Nevertheless, the single most significant factor was the fighting quality of the Japanese soldier. In Australian minds, the Japanese soldier had a reputation for being a tough opponent who took no prisoners. Despite this perception, the Australians were bolstered by the confidence resulting from their superiority. Among the Japanese, on the other hand, the matériel edge which the Australians possessed and their relative abundance of ammunition, artillery and air support were the main psychological factor that governed their perceptions of the Australians. To counter this, Japanese commanders exhorted their troops to draw upon their spiritual superiority to achieve victory. In the end, although many of the significant actions of the campaign were infantry engagements which occurred far from the Australian base areas, a fact which limited their technical superiority, the Australians had a decisive edge with their combined arms tactics. Although preliminary air bombardment, particularly that which was employed around Sattelberg, proved largely ineffective in terms of its physical effects, it did serve to reduce Japanese morale and, used in combination with artillery bombardments which caused significant casualties, it severely disrupted the Japanese lines of communication, which were already stretched to their limits. Suffering from ammunition shortages that limited their fire support, the Japanese defenders were overwhelmed by Australian infantry that had a level of artillery support that was unprecedented for an Australian division in the Pacific, and who advanced in concert with tanks that they employed in a manner that exploited the element of surprise.

The Japanese losses were significantly higher, although exact numbers have not been established. About 12,500 Japanese soldiers were involved, and it is believed that about 5,500 of these were killed, though some sources suggest a higher toll, and as only 4,300 Japanese reached Sio at the end of the campaign, it is possible that the number of dead was closer to 8,000. The Japanese also lost large quantities of matériel: of the 26 pieces of field artillery which the Japanese deployed to the region, 18 were captured by the Australians, and the Japanese also lost 28 out of their 36 heavy machine guns.

At the start of the campaign, the Australian army had been the only ground formation engaged against the Japanese in the region. By the end, though, the involvement of US forces in the region had increased as the US Army took over responsibility for the main Allied effort from the Australians.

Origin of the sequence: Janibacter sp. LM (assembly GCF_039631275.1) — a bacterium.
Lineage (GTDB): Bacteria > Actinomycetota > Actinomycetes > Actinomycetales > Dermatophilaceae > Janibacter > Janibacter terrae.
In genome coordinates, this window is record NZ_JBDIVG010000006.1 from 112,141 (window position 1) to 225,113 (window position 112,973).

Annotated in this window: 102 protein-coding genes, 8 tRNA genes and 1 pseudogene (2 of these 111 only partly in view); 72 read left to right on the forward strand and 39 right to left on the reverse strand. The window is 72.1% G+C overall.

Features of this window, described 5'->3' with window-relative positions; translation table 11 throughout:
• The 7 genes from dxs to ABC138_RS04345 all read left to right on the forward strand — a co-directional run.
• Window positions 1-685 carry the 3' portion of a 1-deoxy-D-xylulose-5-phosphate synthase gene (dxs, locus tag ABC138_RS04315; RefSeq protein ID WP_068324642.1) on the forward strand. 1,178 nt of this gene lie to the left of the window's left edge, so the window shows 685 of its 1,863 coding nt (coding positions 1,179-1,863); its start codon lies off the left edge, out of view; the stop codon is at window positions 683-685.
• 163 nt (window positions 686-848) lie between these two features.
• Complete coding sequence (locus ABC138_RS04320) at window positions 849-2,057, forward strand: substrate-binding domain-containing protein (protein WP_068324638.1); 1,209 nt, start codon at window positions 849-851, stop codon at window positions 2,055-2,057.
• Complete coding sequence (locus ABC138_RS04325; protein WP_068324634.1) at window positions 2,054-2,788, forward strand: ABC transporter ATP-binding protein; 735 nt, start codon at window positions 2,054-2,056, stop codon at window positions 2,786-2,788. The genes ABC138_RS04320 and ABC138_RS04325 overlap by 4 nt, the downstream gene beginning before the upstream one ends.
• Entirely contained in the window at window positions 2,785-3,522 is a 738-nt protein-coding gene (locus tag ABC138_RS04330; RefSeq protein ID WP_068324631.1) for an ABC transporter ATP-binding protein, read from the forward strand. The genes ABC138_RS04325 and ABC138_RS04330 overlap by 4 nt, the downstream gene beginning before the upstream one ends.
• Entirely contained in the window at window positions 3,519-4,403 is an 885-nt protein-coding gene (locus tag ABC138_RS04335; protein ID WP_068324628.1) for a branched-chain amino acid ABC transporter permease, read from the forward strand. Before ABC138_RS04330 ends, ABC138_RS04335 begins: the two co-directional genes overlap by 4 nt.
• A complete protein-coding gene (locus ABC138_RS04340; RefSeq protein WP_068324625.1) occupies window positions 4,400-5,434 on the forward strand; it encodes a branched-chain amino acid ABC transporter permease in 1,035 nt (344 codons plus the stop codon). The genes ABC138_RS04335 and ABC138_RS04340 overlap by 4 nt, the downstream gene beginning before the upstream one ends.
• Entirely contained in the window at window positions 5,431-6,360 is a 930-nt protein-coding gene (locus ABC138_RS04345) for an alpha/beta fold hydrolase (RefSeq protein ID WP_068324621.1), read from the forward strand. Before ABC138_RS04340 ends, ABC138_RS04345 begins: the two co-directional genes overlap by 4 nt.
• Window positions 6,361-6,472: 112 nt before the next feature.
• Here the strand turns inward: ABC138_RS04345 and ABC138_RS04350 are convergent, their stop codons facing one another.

Elsewhere, the 7th Division’s advance in the Finisterre range campaign, fought in parallel with the Huon peninsula campaign, saw the capture of Shaggy Ridge and a subsequent advance toward Bogadjim and then Madang. During March Brigadier Heathcote H. Hammer’s 15th Brigade of the 7th Division began to advance north on a broad front from the crest of the Finisterre mountain range, and on 21 March a patrol made contact on the coast with US forces which had moved to the west from Saidor after their ‘Michaelmas’ operation. The 15th Brigade entered Bogadjim on 13 April, and Madang was occupied during 24 April in ‘Dayton’ by Brigadier Claude E. Cameron’s 8th Brigade and the 15th Brigade, the former coming up the coast in small craft from Sio and the latter from Koropa on the lower reaches of the Ramu river. On 25 April a battalion of the 8th Brigade was sent slightly farther north along the coast to occupy Alexishafen, thereby bring the Huon peninsula, Finisterre range and 'Dayton' operations to an end.

During April the headquarters of Major General Allan J. Boase’s 11th Division relieved that of the 7th Division, and Boase thus assumed command of all units in the area. During May and June, Australian activity was confined to maintaining pressure on the Japanese by active patrolling. Hansa Bay was occupied on 16 June and patrols pushed forward as far west as the Sepik river.

In July and August, US forces clashed with Japanese forces, including some of those who had escaped from the Huon peninsula, around the Driniumor river. Meanwhile, the Australian army efforts in the Pacific were scaled back, and it was not until a time late in 1944 and early in 1945, when several campaigns were launched in Bougainville, New Britain, Aitape and Wewak, and Borneo, that once more it undertook major campaigns against the Japanese.